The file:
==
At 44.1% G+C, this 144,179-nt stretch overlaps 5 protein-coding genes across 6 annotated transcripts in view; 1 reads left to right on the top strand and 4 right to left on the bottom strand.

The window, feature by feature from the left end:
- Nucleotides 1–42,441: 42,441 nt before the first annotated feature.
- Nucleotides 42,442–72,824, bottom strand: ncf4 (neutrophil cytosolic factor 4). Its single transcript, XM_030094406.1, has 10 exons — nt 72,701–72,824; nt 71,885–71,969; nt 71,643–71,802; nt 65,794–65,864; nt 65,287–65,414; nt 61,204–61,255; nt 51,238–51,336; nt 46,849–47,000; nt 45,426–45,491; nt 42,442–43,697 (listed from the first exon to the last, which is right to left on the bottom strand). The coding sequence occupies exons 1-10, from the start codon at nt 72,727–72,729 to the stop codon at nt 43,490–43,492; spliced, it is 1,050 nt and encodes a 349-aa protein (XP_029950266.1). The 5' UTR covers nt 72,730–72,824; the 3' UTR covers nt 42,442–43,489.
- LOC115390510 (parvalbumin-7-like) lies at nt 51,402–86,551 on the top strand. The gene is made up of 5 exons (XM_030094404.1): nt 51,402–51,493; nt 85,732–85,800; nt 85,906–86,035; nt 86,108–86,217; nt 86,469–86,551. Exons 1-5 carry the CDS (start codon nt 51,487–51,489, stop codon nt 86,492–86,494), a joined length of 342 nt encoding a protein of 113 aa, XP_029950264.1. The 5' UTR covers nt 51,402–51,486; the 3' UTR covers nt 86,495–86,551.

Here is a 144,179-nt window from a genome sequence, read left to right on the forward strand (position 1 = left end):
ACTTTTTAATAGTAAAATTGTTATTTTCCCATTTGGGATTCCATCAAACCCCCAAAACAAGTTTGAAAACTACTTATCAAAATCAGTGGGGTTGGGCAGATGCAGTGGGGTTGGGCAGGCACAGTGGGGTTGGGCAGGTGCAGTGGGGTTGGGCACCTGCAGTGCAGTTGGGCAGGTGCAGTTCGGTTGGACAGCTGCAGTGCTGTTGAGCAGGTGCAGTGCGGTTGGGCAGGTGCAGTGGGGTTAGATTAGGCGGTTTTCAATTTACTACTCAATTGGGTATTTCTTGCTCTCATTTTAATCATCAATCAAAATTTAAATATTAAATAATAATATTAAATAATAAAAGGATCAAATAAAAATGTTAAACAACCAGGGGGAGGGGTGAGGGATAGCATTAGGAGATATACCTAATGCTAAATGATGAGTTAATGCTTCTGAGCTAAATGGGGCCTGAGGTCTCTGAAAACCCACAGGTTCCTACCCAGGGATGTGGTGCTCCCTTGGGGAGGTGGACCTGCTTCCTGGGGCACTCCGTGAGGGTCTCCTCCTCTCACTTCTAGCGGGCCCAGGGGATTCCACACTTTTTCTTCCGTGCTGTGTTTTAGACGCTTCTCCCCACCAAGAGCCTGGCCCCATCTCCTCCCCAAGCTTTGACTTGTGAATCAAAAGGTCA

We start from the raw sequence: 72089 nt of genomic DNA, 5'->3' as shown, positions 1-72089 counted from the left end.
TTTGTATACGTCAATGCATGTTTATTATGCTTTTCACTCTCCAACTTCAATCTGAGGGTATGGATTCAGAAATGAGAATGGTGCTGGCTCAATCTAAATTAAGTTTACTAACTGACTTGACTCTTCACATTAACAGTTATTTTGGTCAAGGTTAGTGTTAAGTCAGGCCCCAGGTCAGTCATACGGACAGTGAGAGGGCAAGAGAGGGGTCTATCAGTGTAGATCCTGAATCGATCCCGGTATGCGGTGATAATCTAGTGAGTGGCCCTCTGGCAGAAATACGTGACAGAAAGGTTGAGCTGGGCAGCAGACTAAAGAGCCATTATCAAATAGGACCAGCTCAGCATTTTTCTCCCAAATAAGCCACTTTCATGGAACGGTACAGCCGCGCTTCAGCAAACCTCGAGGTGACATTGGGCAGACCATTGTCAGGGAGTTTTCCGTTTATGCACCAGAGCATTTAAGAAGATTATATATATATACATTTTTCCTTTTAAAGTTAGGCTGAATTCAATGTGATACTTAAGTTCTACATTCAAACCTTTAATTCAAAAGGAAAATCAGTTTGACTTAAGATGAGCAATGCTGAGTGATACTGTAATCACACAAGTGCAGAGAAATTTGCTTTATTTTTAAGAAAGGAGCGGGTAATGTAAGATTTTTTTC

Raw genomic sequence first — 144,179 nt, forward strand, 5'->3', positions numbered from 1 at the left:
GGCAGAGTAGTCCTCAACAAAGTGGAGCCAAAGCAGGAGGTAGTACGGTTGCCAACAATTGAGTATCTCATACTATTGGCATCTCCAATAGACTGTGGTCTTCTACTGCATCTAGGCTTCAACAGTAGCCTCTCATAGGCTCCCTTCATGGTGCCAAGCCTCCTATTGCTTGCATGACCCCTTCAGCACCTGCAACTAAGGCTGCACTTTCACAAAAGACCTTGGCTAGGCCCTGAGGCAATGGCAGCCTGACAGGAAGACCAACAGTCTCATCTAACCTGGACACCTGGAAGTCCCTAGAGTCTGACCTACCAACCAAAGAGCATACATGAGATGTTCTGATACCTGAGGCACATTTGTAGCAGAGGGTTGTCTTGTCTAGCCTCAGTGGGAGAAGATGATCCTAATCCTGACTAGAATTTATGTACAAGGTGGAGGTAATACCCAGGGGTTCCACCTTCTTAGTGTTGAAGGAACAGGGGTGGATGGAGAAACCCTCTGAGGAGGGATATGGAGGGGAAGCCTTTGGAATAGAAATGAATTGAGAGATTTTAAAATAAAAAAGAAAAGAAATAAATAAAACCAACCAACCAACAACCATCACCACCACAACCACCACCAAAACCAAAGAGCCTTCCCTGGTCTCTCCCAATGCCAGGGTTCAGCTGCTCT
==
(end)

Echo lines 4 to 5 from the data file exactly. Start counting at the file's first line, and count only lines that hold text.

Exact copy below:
- Nucleotides 42,442–72,824, bottom strand: ncf4 (neutrophil cytosolic factor 4). Its single transcript, XM_030094406.1, has 10 exons — nt 72,701–72,824; nt 71,885–71,969; nt 71,643–71,802; nt 65,794–65,864; nt 65,287–65,414; nt 61,204–61,255; nt 51,238–51,336; nt 46,849–47,000; nt 45,426–45,491; nt 42,442–43,697 (listed from the first exon to the last, which is right to left on the bottom strand). The coding sequence occupies exons 1-10, from the start codon at nt 72,727–72,729 to the stop codon at nt 43,490–43,492; spliced, it is 1,050 nt and encodes a 349-aa protein (XP_029950266.1). The 5' UTR covers nt 72,730–72,824; the 3' UTR covers nt 42,442–43,489.
- LOC115390510 (parvalbumin-7-like) lies at nt 51,402–86,551 on the top strand. The gene is made up of 5 exons (XM_030094404.1): nt 51,402–51,493; nt 85,732–85,800; nt 85,906–86,035; nt 86,108–86,217; nt 86,469–86,551. Exons 1-5 carry the CDS (start codon nt 51,487–51,489, stop codon nt 86,492–86,494), a joined length of 342 nt encoding a protein of 113 aa, XP_029950264.1. The 5' UTR covers nt 51,402–51,486; the 3' UTR covers nt 86,495–86,551.